'None of Them Survived': Diabetes in the Time of Humanitarian Crises

Sylvia Kehlenbrink, MD; Mark Harmel, MPH


October 08, 2019

This transcript has been edited for clarity.

I first became passionate about diabetes and humanitarian crises when I spent a month practicing general internal medicine at a small district hospital near the Congo-Rwanda border. We had many refugees come through from the Congo at that time, including a number of young men who were clearly in diabetic ketoacidosis.

Because we did not have insulin or glucose strips with which to monitor them, they all died within hours of presenting to the hospital. None of them survived. Those with type 2 diabetes kept being readmitted to the hospital because we were unable to manage their hyperglycemia, although we were able to manage their infections or trauma.

This experience led me to dedicate my career to this issue. Today, about half a billion people worldwide are affected by diabetes, 80% of whom are living in low- and middle-income countries. This is projected to increase over the next 20 years as a result of urbanization, climate change, global warming, etc., so the crisis will get even worse.

At the same time, low- and middle-income countries are predominantly and disproportionately affected by humanitarian crises. Most people who are displaced due to conflict spend decades as refugees or internally displaced people. The average duration of this conflict-induced displacement is 27 years, and these people have diabetes. As a result, humanitarian actors are now having to take on broader roles.

Yet, at present, data on this issue are not being collected. There are no evidence-based guidelines on how to manage diabetes best in these circumstances, and there is no education. Medicines, including insulin, are not routinely supplied in these contexts, which is a death sentence for anyone with type 1 diabetes.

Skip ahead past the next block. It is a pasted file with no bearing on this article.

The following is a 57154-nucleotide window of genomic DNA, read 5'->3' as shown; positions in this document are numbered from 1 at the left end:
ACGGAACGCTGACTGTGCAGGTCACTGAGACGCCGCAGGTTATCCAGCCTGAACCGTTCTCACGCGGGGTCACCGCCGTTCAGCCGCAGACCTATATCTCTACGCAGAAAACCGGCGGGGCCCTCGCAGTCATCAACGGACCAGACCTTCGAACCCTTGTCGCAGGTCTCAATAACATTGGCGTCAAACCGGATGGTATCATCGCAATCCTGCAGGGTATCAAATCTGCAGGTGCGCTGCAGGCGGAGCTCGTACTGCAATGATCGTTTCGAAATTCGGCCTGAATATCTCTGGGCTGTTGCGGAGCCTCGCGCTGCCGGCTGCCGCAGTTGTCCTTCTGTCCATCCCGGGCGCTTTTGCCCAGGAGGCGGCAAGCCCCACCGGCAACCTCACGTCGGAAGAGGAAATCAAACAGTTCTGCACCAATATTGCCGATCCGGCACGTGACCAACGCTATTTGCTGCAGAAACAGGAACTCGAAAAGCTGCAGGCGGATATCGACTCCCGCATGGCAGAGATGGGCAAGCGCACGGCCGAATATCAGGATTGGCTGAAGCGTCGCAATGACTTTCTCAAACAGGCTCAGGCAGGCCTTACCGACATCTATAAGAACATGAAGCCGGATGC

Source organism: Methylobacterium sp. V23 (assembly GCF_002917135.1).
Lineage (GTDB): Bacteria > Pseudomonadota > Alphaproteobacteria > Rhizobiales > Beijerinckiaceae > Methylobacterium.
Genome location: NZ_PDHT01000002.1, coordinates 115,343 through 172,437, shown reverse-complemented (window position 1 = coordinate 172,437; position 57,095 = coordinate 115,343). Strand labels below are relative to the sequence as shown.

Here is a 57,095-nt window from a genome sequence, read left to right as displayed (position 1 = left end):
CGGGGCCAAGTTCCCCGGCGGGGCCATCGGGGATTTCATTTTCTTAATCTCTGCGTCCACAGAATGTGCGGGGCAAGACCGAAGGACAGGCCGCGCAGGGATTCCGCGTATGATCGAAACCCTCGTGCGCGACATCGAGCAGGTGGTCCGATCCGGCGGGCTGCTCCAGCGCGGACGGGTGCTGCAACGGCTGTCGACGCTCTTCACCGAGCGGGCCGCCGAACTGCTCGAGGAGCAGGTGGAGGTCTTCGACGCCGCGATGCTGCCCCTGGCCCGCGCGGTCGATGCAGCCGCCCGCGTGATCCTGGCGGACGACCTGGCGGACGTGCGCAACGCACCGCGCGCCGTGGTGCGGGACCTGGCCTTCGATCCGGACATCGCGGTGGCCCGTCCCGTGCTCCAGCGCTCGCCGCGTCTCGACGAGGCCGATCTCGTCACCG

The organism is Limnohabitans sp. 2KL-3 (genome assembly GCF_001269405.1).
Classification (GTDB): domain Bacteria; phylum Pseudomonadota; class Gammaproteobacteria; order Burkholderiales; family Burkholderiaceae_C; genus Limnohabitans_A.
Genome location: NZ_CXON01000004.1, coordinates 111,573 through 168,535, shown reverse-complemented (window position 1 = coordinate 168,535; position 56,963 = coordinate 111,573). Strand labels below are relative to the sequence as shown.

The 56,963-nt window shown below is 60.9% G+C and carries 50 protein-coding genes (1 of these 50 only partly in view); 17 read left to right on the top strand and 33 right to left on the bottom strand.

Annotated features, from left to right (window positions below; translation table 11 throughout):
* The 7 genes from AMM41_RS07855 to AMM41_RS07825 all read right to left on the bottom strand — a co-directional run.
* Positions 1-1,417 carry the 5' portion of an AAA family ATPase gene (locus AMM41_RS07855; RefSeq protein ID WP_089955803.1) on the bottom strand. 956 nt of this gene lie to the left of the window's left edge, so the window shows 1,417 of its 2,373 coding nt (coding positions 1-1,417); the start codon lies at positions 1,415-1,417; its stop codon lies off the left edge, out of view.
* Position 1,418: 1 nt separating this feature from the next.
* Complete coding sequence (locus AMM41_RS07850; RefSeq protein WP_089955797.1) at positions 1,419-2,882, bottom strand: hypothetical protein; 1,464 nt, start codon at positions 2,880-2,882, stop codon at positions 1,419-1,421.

Taking Action

For this reason, we organized a symposium in early April at Harvard University, where we convened more than 100 leaders in global and humanitarian health, including various academic institutions, the Centers for Disease Control and Prevention, the World Health Organization, and pharmaceutical and diagnostics companies. The objectives were to discuss this issue, build partnerships, figure out how to collaborate, prioritize the most immediate needs as a community, and design projects going forward.

Out of that meeting, we published the Boston Declaration in TheLancet Diabetes & Endocrinology, which outlines this incredible and urgent need for insulin, especially for those with type 1 diabetes, and the need for chronic care for people with type 2 diabetes.[1] This care includes cardiovascular risk management and all comorbidities, which would hopefully pave the way for improved care for other chronic diseases.

The group, comprising 64 signatories from about 43 different organizations, outlined four major targets to work toward. The first is improved advocacy and global awareness, which is a major need. The second is improved access to insulin, essential medicines, and diagnostics for diabetes and hypertension. The third major target is to develop improved clinical and operational guidelines that are coherent among organizations, and the last target is improved data collection, surveillance, and monitoring across organizations. These are the four main targets that we're setting out to tackle over the next 3 years.

Many new projects are beginning, and we would love everyone's involvement. If you would like to get involved, you can contact me via the Global Endocrinology website, or contact any humanitarian organization, including Doctors Without Borders, the International Committee of the Red Cross, and Save the Children. They're all doing phenomenal work, they definitely need this money, and they will put it to good use.

Thank you.

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